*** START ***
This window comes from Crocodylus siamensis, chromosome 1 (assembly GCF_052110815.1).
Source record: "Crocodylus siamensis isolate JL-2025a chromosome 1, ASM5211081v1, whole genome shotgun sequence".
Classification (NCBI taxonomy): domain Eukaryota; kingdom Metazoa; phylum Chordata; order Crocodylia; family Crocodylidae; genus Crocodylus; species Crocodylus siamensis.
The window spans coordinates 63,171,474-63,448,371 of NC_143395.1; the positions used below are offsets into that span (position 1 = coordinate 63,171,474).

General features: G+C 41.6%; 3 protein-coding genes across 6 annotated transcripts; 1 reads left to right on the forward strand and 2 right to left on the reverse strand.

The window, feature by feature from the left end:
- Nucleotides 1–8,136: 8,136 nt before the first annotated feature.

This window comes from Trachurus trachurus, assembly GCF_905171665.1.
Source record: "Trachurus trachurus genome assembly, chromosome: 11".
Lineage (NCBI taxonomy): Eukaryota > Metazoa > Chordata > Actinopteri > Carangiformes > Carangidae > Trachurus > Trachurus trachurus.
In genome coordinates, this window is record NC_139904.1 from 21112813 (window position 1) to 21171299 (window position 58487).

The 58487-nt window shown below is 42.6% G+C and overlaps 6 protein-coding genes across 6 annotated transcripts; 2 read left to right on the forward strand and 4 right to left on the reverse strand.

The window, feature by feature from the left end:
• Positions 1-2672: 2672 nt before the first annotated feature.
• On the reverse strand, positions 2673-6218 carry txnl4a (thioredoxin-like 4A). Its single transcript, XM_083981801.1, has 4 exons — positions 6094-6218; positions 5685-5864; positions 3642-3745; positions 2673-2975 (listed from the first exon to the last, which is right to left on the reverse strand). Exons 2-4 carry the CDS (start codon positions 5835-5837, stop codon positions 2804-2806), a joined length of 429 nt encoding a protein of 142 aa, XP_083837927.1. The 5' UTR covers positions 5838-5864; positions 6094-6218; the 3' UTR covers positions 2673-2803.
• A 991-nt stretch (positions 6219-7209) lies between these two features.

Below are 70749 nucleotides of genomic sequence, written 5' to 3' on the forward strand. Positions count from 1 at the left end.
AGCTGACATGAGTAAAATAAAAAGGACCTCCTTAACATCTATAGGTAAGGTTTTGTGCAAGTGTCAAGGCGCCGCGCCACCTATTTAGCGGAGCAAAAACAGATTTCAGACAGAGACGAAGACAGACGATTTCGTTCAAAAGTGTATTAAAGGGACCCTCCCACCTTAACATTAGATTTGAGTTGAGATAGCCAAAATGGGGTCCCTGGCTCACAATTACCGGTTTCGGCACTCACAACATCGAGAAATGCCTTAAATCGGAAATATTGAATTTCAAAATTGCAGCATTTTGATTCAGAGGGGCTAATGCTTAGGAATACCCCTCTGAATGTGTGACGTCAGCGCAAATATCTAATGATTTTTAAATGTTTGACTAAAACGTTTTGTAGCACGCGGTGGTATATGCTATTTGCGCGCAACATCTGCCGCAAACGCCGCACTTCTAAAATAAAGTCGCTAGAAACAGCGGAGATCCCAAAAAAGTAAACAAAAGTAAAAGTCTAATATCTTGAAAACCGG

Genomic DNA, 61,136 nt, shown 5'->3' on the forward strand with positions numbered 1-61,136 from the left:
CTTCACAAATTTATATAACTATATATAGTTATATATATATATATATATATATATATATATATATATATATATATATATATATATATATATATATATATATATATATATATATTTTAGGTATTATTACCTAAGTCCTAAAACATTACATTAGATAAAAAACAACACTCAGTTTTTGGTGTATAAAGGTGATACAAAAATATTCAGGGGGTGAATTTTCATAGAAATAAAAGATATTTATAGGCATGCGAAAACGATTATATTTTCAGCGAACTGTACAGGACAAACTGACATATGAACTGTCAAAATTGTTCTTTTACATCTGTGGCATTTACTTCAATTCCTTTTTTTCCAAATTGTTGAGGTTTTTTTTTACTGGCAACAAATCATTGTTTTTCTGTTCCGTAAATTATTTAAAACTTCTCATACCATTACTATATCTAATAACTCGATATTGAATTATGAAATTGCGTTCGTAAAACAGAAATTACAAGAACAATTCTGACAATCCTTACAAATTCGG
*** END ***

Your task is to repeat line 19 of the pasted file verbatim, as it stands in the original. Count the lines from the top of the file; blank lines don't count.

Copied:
Genomic DNA, 61,136 nt, shown 5'->3' on the forward strand with positions numbered 1-61,136 from the left: